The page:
4 Ways How Meditation Changes Your Prefrontal Cortex (And How It Benefits You)

4 ways meditation changes your prefrontal cortex.

Your brain’s prefrontal cortex is extremely powerful.

Located right behind your forehead, it helps you rationalize (make decisions), pay attention (concentrate), regulate emotions and most importantly – think consciously (self awareness). It also gives you your sense of ‘self’! It is, in essence, the “control panel” of your brain!

So how does meditation affect the prefrontal cortex? Studies show that regular meditation thickens your prefrontal cortex, prevents it from shirking with age and also improves its connection with other areas of the brain like the amygdala helping you regulate emotions better.

Let’s look into these amazing changes in more detail, but before that, here’s are two reasons why the prefrontal cortex is so important.

1. Prefrontal cortex makes us human!

The relative size of the prefrontal cortex is also what separates us from the animals.

Studies have found that in human beings, the prefrontal cortex is almost 40% of the entire brain. For apes and chimpanzees, it is about 15% to 17%. For dogs it’s 7% and cats 3.5%.

Going by these values, it won’t be wrong to conclude that the reason why animals live in auto-mode and have little to no capacity to rationalize or think consciously is because of the relatively smaller prefrontal cortex.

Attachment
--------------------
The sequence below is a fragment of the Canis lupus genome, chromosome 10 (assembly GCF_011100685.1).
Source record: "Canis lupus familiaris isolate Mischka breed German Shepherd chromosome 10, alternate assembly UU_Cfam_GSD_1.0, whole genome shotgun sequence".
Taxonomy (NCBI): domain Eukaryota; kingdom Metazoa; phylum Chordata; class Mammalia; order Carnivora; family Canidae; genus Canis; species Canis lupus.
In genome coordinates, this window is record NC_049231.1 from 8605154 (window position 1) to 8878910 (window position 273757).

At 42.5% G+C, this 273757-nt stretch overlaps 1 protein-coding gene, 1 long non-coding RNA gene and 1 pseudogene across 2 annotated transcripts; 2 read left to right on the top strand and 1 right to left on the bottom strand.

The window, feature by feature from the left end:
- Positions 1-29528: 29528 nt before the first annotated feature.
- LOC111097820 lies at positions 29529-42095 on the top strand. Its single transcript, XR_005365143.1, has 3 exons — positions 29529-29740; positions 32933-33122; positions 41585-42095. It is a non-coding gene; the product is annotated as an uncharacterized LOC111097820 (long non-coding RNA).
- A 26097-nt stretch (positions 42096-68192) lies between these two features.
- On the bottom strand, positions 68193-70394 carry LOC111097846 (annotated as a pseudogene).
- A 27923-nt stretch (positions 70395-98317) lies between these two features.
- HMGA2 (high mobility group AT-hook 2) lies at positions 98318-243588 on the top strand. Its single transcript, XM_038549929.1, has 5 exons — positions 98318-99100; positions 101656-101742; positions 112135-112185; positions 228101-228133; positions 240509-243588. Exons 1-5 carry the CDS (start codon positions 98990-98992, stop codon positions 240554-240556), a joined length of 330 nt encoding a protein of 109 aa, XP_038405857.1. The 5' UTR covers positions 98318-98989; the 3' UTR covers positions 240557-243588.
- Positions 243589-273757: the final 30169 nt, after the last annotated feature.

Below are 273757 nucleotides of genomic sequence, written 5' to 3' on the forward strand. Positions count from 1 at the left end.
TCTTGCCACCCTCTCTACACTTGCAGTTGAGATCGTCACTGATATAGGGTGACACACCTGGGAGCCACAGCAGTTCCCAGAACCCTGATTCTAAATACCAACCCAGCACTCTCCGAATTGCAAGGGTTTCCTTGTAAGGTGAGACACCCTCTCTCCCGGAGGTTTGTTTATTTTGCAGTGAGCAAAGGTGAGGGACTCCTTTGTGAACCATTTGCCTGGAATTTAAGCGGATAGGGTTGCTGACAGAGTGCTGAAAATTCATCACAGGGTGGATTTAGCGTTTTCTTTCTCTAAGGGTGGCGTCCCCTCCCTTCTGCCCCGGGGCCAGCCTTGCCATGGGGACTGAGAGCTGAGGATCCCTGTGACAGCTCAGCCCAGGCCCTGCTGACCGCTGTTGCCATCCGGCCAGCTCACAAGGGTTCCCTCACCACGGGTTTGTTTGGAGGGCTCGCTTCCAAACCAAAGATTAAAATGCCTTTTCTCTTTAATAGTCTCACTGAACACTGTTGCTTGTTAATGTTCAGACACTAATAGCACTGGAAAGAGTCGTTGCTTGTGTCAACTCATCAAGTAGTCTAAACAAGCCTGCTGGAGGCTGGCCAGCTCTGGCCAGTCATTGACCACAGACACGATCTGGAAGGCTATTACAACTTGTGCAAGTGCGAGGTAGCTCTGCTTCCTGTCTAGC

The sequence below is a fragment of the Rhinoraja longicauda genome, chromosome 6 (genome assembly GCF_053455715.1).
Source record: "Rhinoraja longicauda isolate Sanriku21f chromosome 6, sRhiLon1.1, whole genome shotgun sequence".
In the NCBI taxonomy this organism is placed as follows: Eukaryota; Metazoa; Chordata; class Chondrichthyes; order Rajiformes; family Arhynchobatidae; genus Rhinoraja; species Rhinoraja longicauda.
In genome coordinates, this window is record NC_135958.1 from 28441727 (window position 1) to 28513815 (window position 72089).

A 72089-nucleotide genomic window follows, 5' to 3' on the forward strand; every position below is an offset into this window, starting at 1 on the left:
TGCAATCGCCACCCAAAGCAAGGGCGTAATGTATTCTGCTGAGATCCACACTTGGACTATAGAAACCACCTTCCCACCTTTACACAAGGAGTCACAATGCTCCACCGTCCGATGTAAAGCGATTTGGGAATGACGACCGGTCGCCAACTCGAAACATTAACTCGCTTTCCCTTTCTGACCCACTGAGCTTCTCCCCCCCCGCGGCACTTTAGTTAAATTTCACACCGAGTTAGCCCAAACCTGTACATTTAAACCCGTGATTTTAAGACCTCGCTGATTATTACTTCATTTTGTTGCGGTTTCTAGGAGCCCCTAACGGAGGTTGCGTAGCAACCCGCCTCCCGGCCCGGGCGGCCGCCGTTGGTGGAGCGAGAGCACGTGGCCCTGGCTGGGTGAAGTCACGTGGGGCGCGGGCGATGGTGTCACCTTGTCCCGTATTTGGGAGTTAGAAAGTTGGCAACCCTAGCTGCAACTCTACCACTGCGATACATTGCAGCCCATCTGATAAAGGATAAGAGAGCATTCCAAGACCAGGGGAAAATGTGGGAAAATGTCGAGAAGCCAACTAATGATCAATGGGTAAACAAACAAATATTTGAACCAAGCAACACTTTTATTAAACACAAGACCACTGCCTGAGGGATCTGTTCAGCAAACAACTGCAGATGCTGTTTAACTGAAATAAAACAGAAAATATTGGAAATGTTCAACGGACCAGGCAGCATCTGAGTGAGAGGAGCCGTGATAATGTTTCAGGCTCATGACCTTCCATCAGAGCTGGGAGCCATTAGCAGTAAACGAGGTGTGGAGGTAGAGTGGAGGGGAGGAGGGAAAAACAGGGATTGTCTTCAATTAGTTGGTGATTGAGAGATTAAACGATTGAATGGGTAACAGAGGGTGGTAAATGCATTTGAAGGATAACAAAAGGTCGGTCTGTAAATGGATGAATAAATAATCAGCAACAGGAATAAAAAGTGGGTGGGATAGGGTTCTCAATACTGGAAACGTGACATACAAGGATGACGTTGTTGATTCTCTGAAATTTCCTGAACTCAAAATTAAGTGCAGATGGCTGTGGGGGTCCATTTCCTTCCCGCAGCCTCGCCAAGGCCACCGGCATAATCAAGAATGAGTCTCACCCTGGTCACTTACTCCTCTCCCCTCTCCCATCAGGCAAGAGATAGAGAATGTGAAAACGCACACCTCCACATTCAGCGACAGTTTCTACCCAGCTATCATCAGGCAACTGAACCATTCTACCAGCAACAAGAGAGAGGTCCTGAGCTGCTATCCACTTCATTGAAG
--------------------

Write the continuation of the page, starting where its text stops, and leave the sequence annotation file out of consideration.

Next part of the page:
Similarly, another interesting fact is that the relative size of the prefrontal cortex is what separates us from our primitive ancestors. Scientists have found that over the course of evolution, the prefrontal cortex is what grows the most prominently in humans, than in any other species.

Perhaps this is one of the reasons why the Hindu’s adorn this area with a red dot (on the forehead), also known as the bindi.

Also Read: 27 Unique Meditation Gifts For Beginner to Advanced Meditators.

2. Prefrontal cortex is your brain’s control panel

prefrontal cortex location within the brain

As mentioned earlier, the prefrontal cortex is literally the ‘control panel’ of your brain.

But oddly enough, not many of us are in control of this control panel! There is a lot your can achieve when you take control of this control panel.

Here’s an analogy: If your brain/body was a horse, then the prefrontal cortex is the leash, upon holding which, you start to take back control over your brain (and body).

Amazing, isn’t it?

So how do you take control of the prefrontal cortex? Well, the secret lies in meditation and other contemplative practices like mindfulness. Let’s see why.

Meditation and the prefrontal cortex

Here’s are 4 ways how meditation positively impacts your prefrontal cortex.

1. Meditation activates and thickens your prefrontal cortex

Harvard neuroscientist Dr. Sara Lazar and colleagues studied the brains of meditators and found that their prefrontal cortexes were relatively thicker as compared to people who did not meditate.

She also found a direct correlation between the thickness of the prefrontal cortex and the amount of meditative practice. In other words, more experienced the mediator, the thicker her/his prefrontal cortex.

It has also been found that meditation in particular increased gray matter density in areas of the prefrontal cortex that are responsible for planning, decision making, problem solving and emotional regulation.